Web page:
New Environmental Assessment Act for British Columbia

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Posted in:  Conservation

British Columbia passed a new Environmental Assessment Act this fall.

Under the new Act, large projects being proposed in BC will have a new set of criteria to help determine whether or not they should go ahead. BC has long needed a new way to consider the impacts of large projects. Previously, projects were looked at on a one-off basis and there was no consideration of the cumulative impacts to a region or ecosystem. A project’s greenhouse gas emissions were not considered and Indigenous voices were heard only through consultation. Some examples of projects in our area that have undergone provincial environmental assessments are the Jumbo Glacier Resort and the Elk Valley coal mines.  

Earlier this year, Wildsight joined together with West Coast Environmental Law (WCEL), and other environmental organizations across the province, to advocate for a new Environmental Assessment process that would help achieve sustainability and a more robust review process in BC. 

The good news is that the new Act builds in a whole lot more consultation with Indigenous nations, allows the public more opportunity to comment and for those comments to be considered, and allows the public to get more information about a project from the very start. The new Act also allows the government to put a stop to clearly untenable projects much earlier in the process and requires all assessments to consider a broader set of potential impacts. While the new Act is an improvement for the environment, many of the changes we advocated for were not achieved. Below is a brief overview of some of the key changes. If you want more detail, you can read a detailed analysis from WCEL here

Recognizing Indigenous jurisdiction is among the biggest changes to the new Act, requiring the BC Environmental Assessment Office to support reconciliation. It provides new tools, including Indigenous-led assessments, but in the end, requires only that the government seek consensus with Indigenous Nations—they can still go ahead with projects in the absence of Indigenous consent.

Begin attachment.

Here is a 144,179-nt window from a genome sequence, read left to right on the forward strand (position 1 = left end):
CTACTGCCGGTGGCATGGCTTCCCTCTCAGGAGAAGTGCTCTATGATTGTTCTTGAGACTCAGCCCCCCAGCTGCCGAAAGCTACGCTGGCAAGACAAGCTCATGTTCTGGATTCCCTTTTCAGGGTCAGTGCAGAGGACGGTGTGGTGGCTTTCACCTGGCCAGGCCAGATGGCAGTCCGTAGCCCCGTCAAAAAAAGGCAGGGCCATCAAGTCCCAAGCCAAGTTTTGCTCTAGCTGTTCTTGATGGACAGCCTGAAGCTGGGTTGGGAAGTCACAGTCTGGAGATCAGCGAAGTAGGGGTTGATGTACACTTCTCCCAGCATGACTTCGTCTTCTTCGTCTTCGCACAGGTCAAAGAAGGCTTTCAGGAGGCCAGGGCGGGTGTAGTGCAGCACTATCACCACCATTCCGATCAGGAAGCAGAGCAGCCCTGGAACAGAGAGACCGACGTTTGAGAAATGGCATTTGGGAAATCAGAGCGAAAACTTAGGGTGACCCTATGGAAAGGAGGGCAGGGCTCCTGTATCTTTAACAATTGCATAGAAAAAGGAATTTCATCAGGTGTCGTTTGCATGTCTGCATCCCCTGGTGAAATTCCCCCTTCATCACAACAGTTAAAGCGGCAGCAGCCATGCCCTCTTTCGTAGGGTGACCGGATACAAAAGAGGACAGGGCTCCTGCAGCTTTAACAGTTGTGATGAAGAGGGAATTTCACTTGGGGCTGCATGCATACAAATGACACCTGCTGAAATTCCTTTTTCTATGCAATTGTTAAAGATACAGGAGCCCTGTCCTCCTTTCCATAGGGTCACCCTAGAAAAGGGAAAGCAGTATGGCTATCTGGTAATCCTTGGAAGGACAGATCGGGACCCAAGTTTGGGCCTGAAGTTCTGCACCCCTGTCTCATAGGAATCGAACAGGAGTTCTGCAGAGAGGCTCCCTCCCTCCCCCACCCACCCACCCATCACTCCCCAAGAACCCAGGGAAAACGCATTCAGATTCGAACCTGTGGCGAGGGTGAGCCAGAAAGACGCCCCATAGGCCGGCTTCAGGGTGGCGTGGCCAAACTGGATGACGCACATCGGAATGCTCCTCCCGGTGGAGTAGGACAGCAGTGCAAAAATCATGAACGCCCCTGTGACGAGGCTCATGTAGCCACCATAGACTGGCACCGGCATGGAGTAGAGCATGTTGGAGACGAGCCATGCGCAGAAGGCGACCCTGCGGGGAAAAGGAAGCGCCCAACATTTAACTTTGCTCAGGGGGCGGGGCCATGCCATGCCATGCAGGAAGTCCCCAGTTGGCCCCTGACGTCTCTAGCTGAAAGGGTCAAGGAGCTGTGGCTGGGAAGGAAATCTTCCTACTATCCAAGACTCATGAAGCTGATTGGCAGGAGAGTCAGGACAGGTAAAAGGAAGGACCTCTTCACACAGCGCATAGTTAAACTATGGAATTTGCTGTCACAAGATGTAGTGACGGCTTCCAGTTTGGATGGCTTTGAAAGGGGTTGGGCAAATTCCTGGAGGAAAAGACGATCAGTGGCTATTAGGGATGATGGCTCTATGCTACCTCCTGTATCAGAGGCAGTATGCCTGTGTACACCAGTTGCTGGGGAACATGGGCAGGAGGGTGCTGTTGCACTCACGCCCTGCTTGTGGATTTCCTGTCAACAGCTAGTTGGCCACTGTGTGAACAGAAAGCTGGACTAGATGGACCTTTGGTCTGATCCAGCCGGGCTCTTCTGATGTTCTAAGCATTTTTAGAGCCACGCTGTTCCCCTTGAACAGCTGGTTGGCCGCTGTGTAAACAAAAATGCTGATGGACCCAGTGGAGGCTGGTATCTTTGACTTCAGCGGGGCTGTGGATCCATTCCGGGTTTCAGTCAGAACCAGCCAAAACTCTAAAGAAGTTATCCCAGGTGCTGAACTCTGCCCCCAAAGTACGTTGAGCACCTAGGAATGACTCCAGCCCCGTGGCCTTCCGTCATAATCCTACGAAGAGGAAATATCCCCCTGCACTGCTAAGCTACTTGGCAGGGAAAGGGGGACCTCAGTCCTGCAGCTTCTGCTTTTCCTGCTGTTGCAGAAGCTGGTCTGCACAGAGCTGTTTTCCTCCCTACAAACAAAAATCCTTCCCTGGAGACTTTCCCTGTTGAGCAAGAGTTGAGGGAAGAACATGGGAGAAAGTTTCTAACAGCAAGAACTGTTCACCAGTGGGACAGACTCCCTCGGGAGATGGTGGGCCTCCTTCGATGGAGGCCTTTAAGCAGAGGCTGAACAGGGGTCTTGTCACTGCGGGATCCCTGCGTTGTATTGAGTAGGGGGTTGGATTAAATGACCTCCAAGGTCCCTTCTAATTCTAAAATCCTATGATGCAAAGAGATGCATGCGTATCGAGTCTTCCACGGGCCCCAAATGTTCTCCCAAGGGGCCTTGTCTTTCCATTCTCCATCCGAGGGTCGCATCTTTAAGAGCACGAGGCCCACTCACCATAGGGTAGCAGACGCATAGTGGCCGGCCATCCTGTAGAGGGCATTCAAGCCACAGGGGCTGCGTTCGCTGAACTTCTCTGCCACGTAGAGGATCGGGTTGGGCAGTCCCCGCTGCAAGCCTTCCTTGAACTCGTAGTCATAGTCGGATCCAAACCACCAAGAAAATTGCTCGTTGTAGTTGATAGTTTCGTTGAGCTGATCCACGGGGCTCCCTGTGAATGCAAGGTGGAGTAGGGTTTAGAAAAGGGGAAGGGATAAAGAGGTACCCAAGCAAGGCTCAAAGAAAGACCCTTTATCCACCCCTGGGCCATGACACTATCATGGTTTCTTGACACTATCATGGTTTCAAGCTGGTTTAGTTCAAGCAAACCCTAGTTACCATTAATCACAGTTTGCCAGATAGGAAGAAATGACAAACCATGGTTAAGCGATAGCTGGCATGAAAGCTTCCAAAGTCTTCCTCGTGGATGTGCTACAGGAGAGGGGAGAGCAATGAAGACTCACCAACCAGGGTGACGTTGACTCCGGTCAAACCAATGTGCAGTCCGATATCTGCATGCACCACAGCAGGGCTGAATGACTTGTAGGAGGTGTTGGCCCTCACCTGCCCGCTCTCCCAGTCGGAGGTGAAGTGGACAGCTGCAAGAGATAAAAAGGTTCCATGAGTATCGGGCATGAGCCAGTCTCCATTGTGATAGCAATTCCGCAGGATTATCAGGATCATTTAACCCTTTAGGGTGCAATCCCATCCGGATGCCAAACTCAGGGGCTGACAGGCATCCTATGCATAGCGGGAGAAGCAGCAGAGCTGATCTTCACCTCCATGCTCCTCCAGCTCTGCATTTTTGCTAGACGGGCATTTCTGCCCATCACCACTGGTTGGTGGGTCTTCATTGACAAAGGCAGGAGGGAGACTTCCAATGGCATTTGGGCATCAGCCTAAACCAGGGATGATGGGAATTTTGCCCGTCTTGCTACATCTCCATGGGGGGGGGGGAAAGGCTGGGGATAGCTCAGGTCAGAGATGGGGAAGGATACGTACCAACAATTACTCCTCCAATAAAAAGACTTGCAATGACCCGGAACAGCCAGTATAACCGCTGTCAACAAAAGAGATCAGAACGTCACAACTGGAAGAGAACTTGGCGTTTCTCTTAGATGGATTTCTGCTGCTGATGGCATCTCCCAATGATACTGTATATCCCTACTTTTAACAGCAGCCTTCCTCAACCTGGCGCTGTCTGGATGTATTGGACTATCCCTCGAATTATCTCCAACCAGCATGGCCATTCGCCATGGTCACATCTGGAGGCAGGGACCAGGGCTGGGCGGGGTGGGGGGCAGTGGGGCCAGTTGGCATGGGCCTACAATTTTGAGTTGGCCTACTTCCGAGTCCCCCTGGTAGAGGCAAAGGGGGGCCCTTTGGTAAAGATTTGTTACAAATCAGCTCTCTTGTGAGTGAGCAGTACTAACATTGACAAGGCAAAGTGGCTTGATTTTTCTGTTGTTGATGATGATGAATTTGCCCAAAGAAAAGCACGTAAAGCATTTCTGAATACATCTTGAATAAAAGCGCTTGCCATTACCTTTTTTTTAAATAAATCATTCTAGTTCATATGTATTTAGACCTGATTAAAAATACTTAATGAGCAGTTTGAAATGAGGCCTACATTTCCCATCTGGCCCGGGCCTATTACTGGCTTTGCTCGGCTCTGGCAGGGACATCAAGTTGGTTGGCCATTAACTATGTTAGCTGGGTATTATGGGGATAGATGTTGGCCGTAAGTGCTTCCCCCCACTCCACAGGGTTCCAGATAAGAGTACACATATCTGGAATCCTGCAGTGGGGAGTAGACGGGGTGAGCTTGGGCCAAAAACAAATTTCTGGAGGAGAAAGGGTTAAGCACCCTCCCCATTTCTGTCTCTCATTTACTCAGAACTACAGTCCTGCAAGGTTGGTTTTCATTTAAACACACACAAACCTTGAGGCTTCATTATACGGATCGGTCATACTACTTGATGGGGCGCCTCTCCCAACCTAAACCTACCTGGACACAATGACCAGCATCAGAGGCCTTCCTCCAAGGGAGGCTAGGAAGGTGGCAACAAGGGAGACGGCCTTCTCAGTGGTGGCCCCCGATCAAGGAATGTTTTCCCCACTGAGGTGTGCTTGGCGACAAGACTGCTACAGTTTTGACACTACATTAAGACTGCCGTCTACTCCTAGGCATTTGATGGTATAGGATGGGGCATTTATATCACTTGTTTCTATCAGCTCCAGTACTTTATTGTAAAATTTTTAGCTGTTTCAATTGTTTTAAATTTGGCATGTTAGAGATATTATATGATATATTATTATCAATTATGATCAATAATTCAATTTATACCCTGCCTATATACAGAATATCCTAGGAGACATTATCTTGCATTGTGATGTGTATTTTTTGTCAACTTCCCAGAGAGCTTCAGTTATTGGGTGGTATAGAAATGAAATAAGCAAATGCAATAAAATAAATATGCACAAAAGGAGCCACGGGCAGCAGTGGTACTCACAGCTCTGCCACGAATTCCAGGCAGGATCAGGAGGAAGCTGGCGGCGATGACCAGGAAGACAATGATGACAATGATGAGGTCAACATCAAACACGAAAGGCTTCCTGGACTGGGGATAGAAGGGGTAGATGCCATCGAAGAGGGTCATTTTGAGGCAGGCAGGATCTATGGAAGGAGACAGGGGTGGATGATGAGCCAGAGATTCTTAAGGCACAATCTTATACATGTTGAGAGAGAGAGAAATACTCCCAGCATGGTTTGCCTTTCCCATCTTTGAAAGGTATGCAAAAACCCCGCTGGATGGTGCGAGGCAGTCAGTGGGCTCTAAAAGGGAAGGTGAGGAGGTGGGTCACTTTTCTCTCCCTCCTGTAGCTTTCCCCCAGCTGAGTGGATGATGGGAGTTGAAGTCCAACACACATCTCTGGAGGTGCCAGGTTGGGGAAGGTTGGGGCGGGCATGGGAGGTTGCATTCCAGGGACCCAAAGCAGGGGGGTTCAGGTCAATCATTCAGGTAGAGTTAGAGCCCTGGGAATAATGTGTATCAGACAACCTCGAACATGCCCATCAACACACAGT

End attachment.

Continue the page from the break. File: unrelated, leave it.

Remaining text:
With our ever-expanding human footprint, we have to consider the impacts of all of the projects on the landscape together, not one by one, as if there were no connections between them. The new Act puts in place a process for regional assessments, but it doesn’t require regional assessments. Government can decide when and where they want regional assessments and even if they do a regional assessment, the outcome of that assessment is just for guidance and can be completely ignored in the future. As efforts are underway across the province to consider cumulative impacts in the context of land management, like the Elk Valley Cumulative Effects Management Framework, it only makes sense that the regional scale is considered in the EA process—but we need much stronger rules to make sure that happens.

One big weakness in the new Act is that projects can be approved even if they are incompatible with BC’s greenhouse gas reduction commitments. We know that if we are going to get serious about reducing our carbon emissions, we can’t approve big projects that will add huge amounts of carbon dioxide to our atmosphere. But the new Act only requires that a project’s greenhouse gas emissions are considered in the assessment process, leaving the government free to approve projects, like LNG, that will lead to big increases in our emissions for decades to come.

In fact, this wording that only requires that environmental effects are considered is everywhere in the new Act. At the end of the day, the government just has to consider the environmental impacts of any project and then they can go ahead and approve it, no matter how damaging it may be for our environment.

So, while the new Environmental Assessment Act is a significant step forward, it still needs some important changes in order to place environmental protection and reconciliation at the core of any review.